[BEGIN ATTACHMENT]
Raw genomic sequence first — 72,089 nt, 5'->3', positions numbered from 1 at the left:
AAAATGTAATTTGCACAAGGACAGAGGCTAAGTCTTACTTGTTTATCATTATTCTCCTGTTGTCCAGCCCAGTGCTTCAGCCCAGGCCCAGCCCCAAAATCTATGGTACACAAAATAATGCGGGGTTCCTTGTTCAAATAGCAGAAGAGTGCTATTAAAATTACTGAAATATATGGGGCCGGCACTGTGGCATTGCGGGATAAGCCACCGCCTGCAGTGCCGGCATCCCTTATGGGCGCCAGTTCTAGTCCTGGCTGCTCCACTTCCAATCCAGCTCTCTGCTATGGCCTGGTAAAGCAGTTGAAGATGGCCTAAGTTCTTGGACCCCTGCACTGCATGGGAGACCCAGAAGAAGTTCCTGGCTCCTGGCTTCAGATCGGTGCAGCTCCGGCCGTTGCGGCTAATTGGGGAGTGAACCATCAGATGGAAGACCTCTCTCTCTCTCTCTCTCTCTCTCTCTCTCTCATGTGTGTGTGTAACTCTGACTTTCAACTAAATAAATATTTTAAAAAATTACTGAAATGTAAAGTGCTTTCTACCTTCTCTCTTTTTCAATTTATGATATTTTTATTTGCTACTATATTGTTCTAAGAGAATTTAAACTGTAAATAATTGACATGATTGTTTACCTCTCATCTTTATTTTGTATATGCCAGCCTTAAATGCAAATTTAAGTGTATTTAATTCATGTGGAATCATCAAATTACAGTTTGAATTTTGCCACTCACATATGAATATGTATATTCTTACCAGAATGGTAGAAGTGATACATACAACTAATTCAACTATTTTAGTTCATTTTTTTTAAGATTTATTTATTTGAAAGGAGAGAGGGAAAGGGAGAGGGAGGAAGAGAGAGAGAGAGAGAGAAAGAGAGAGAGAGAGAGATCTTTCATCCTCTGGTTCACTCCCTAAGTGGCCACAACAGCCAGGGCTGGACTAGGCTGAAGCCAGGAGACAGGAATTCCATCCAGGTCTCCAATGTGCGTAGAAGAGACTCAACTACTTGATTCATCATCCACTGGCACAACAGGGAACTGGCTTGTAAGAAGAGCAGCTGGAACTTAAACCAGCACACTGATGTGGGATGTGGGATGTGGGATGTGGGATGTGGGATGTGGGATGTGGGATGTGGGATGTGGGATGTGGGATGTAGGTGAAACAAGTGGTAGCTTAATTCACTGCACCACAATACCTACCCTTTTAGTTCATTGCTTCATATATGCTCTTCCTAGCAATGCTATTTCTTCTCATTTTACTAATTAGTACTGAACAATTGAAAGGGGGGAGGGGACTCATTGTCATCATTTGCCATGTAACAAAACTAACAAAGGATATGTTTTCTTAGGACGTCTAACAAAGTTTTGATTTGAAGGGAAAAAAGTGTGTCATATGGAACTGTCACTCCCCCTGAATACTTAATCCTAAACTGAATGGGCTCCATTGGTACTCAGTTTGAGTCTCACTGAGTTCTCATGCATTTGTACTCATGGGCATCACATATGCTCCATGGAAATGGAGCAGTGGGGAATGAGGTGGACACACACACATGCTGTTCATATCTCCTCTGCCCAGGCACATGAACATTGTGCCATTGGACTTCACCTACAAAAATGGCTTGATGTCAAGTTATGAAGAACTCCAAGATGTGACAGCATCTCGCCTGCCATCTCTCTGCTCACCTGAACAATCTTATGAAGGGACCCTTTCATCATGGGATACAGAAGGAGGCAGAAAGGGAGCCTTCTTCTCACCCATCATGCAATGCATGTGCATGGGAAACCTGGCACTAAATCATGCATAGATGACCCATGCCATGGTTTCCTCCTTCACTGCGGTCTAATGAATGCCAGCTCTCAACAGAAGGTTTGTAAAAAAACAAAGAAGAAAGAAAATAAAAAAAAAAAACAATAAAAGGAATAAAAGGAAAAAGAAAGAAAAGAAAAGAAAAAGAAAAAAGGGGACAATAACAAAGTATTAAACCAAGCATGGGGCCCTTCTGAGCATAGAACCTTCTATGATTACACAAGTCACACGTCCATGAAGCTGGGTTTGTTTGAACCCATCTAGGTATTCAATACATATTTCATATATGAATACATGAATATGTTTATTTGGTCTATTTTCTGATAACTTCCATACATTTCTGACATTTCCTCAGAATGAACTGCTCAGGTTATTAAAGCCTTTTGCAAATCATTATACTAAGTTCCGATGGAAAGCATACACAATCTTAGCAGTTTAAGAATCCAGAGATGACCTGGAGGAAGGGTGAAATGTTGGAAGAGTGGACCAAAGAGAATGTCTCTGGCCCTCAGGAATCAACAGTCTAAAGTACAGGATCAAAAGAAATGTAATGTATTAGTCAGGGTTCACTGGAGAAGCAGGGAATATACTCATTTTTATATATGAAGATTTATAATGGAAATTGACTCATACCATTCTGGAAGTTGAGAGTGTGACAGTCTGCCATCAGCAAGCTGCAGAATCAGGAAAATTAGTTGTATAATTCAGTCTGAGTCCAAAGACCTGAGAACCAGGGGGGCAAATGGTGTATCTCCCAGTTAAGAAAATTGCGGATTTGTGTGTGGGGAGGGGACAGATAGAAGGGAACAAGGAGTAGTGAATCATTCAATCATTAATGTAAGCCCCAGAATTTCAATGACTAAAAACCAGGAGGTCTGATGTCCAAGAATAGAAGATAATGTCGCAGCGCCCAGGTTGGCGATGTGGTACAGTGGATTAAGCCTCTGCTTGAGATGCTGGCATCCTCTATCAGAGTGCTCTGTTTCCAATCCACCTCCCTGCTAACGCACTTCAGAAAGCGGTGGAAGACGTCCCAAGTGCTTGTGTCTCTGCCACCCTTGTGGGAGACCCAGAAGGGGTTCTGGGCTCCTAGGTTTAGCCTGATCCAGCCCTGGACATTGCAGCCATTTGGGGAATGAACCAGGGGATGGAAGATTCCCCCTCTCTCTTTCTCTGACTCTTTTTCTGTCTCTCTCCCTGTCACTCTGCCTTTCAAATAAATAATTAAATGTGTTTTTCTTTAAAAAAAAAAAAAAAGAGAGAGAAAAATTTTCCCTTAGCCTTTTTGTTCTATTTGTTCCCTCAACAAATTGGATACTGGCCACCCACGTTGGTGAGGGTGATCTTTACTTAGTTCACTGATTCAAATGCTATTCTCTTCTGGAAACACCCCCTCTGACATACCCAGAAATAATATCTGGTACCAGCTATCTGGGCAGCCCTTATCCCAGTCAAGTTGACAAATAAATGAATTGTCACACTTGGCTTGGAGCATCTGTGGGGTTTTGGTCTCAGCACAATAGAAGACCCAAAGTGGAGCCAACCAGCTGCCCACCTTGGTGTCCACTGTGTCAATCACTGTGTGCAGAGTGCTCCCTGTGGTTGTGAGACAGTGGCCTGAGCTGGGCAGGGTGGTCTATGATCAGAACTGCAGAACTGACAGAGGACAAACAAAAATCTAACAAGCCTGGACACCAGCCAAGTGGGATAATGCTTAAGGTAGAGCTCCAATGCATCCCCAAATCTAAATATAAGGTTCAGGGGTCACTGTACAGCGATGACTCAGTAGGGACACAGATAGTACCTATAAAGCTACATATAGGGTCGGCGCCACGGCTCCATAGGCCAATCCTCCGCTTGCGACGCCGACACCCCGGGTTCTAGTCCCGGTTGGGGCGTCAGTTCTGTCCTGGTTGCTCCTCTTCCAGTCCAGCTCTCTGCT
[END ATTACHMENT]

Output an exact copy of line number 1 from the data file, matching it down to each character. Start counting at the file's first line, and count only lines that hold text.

Raw genomic sequence first — 72,089 nt, 5'->3', positions numbered from 1 at the left: